The trailhead of the Black Star can be reached by turning into Silverado Canyon Rd off of Santiago Canyon Rd.  Make an immediate left turn and head to the end of the road.  Parking is free.  This is the start of the uphill section.  It might seem like the hardest section but in my opinion, the hardest section is the never ending section.  You climb for about 9 miles until you reach what appears to look like a teed up golf ball which is the location of Beeks place.

The never ending section is a series of rolling hills.  Actually, they are quite big hills, a series of them.  I did half of my total assent in this section and I felt as if it was forever.  A couple of other riders that I met on the trail said that this section could also be called Pain Divide instead of the Main Divide.  For me, this was the hardest section of the entire route.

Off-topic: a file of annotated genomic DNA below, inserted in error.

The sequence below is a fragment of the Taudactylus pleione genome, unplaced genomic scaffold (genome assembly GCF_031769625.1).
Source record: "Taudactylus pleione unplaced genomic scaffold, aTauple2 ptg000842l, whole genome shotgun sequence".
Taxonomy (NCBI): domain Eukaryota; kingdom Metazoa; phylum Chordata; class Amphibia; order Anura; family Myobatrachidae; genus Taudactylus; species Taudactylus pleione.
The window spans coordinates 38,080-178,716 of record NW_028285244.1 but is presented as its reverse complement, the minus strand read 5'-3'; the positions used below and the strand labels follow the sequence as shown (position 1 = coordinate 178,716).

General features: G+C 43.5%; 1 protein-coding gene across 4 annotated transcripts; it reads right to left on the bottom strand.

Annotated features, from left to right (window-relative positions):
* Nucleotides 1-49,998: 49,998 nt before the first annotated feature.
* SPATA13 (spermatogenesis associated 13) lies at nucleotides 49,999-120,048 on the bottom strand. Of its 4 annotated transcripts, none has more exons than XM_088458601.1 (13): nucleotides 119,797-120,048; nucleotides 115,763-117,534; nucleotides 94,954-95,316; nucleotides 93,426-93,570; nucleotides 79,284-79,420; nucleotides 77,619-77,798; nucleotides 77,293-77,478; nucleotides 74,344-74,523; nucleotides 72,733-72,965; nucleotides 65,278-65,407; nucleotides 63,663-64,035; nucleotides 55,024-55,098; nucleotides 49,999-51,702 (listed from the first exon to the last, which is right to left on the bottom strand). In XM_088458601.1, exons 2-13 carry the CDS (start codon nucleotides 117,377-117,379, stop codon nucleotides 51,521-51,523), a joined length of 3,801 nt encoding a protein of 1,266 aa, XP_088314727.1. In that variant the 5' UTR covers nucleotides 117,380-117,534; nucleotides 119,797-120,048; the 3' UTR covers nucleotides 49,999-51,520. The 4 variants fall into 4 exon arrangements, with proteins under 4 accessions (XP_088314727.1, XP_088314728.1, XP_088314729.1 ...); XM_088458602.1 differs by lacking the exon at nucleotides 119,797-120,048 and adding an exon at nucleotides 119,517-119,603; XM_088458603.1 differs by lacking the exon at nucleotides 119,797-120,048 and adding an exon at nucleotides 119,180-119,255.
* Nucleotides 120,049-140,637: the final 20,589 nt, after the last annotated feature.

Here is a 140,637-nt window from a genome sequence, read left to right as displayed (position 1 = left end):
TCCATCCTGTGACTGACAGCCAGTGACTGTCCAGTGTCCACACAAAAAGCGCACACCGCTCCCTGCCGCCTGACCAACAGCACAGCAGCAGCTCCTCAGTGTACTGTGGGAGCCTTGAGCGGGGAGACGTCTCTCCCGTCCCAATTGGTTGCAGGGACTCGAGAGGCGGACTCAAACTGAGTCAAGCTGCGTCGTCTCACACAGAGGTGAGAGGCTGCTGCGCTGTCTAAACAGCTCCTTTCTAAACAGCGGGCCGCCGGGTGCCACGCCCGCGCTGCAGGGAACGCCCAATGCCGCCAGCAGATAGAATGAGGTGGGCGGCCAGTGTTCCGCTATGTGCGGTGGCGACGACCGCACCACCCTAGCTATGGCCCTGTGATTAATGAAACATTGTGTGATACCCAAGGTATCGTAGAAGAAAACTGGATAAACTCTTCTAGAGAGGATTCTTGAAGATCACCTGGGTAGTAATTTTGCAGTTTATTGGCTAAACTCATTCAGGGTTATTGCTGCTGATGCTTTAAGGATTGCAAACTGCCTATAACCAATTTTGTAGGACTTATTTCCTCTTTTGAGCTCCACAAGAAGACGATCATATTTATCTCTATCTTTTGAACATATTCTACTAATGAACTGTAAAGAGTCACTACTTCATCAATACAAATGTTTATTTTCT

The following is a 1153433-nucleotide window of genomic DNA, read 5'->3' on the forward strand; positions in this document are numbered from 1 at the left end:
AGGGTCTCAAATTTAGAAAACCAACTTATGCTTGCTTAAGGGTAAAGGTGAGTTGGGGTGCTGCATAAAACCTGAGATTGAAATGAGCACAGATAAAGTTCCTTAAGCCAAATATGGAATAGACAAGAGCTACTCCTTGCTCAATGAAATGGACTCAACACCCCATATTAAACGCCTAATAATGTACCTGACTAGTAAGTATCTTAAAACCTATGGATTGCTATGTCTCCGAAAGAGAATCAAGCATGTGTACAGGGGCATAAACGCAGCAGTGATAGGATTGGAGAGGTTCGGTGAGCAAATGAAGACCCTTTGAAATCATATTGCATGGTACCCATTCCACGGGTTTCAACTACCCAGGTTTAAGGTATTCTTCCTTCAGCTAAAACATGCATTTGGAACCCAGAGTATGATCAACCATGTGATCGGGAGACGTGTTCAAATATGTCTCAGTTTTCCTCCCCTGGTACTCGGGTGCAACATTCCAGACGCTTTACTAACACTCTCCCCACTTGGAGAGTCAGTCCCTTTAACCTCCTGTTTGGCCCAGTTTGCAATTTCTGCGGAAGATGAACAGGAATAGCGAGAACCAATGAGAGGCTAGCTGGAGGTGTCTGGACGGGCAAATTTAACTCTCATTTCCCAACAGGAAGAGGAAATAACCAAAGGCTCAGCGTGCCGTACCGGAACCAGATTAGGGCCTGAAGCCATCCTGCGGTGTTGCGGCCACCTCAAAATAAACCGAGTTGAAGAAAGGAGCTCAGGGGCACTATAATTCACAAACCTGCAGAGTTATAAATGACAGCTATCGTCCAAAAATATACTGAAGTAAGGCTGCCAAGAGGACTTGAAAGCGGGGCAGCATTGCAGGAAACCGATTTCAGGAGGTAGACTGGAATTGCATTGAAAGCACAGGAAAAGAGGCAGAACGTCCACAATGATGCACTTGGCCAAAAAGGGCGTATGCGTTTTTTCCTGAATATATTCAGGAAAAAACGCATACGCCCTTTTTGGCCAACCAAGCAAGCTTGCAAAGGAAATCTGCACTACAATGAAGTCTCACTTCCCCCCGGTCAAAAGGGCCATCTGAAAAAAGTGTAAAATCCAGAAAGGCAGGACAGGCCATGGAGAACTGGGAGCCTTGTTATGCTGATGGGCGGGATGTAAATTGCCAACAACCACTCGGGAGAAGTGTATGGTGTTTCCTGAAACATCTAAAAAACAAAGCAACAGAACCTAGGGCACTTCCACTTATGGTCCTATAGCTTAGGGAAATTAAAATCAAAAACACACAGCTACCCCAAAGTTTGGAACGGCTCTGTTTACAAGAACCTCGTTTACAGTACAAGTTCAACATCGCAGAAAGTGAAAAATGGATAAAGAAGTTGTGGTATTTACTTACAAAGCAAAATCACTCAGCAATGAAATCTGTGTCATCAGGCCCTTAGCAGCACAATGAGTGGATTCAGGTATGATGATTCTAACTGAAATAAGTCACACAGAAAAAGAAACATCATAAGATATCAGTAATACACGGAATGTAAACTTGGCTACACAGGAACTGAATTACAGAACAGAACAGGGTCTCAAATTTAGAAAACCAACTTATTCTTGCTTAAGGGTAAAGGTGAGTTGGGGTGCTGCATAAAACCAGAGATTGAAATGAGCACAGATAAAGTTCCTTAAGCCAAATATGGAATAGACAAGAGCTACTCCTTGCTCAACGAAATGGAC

At the end of the never ending section, you arrive at a dead end gate which leads to the right.  This is the start of the downhill section and is referred to as Motorway.   Motorway was loose rock all the way down and ends at Maple Springs.

As always, there were expansive view of Orange County and I could see the snow on Santiago Peak and Big Bear.

After finishing Motorway, the ride home is a downhill cruise back to your car.

Total Elevation: 4700 Feet

Time: 5 hours, 30 minutes

Avg Speed: 4.7 mph

Blackstar to Motorway

Holy Jim to Trabuco Canyon Trail

All the things that you’ve read over the internet about this trail is true.  It is a great trail.  You can either start from the road (i.e., Trabuco Canyon Rd and Trabuco Creek Rd in Trabuco Canyon).  You can also start from the trail head which is about 4.7 miles in from the road.  We started from the road adding an additional 10 miles to the trip.  However, the 10 miles is an easy jaunt to the trail head compared to the actual Holy Jim trail. Also, the ride back is a blast since you have a few jumps that you can take safely.  Its probably faster to bike it to and fro compared to the car.